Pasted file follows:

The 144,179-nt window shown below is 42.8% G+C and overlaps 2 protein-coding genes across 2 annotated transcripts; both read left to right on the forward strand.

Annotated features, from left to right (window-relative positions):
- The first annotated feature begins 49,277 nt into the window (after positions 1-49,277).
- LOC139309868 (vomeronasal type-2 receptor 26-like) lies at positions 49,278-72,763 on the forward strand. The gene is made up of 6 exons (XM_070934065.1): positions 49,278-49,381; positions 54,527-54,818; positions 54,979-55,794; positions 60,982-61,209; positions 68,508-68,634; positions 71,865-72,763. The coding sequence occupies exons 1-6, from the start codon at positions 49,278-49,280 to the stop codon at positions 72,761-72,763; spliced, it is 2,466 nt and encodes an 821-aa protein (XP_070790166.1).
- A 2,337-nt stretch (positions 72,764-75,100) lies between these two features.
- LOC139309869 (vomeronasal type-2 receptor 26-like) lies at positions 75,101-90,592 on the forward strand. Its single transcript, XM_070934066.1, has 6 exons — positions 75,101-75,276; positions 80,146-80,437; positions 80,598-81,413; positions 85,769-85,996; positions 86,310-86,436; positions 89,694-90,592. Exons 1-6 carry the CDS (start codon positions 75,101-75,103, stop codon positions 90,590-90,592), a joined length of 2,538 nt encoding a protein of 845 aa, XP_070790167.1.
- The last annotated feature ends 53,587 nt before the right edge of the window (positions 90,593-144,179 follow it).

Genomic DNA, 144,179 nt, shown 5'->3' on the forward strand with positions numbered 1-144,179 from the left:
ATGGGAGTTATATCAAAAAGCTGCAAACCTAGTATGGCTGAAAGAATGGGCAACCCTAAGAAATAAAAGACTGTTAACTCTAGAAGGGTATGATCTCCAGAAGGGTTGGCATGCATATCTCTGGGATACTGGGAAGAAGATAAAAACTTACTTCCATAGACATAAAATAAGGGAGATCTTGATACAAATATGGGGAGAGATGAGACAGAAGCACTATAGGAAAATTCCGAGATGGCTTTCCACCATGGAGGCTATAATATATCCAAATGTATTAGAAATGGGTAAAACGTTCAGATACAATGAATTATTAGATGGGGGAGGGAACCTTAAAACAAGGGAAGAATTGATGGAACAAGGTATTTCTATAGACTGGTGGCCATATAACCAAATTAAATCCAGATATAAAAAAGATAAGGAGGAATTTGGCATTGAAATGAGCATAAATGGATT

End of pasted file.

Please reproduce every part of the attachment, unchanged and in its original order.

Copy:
The 144,179-nt window shown below is 42.8% G+C and overlaps 2 protein-coding genes across 2 annotated transcripts; both read left to right on the forward strand.

Annotated features, from left to right (window-relative positions):
- The first annotated feature begins 49,277 nt into the window (after positions 1-49,277).
- LOC139309868 (vomeronasal type-2 receptor 26-like) lies at positions 49,278-72,763 on the forward strand. The gene is made up of 6 exons (XM_070934065.1): positions 49,278-49,381; positions 54,527-54,818; positions 54,979-55,794; positions 60,982-61,209; positions 68,508-68,634; positions 71,865-72,763. The coding sequence occupies exons 1-6, from the start codon at positions 49,278-49,280 to the stop codon at positions 72,761-72,763; spliced, it is 2,466 nt and encodes an 821-aa protein (XP_070790166.1).
- A 2,337-nt stretch (positions 72,764-75,100) lies between these two features.
- LOC139309869 (vomeronasal type-2 receptor 26-like) lies at positions 75,101-90,592 on the forward strand. Its single transcript, XM_070934066.1, has 6 exons — positions 75,101-75,276; positions 80,146-80,437; positions 80,598-81,413; positions 85,769-85,996; positions 86,310-86,436; positions 89,694-90,592. Exons 1-6 carry the CDS (start codon positions 75,101-75,103, stop codon positions 90,590-90,592), a joined length of 2,538 nt encoding a protein of 845 aa, XP_070790167.1.
- The last annotated feature ends 53,587 nt before the right edge of the window (positions 90,593-144,179 follow it).

Genomic DNA, 144,179 nt, shown 5'->3' on the forward strand with positions numbered 1-144,179 from the left:
ATGGGAGTTATATCAAAAAGCTGCAAACCTAGTATGGCTGAAAGAATGGGCAACCCTAAGAAATAAAAGACTGTTAACTCTAGAAGGGTATGATCTCCAGAAGGGTTGGCATGCATATCTCTGGGATACTGGGAAGAAGATAAAAACTTACTTCCATAGACATAAAATAAGGGAGATCTTGATACAAATATGGGGAGAGATGAGACAGAAGCACTATAGGAAAATTCCGAGATGGCTTTCCACCATGGAGGCTATAATATATCCAAATGTATTAGAAATGGGTAAAACGTTCAGATACAATGAATTATTAGATGGGGGAGGGAACCTTAAAACAAGGGAAGAATTGATGGAACAAGGTATTTCTATAGACTGGTGGCCATATAACCAAATTAAATCCAGATATAAAAAAGATAAGGAGGAATTTGGCATTGAAATGAGCATAAATGGATT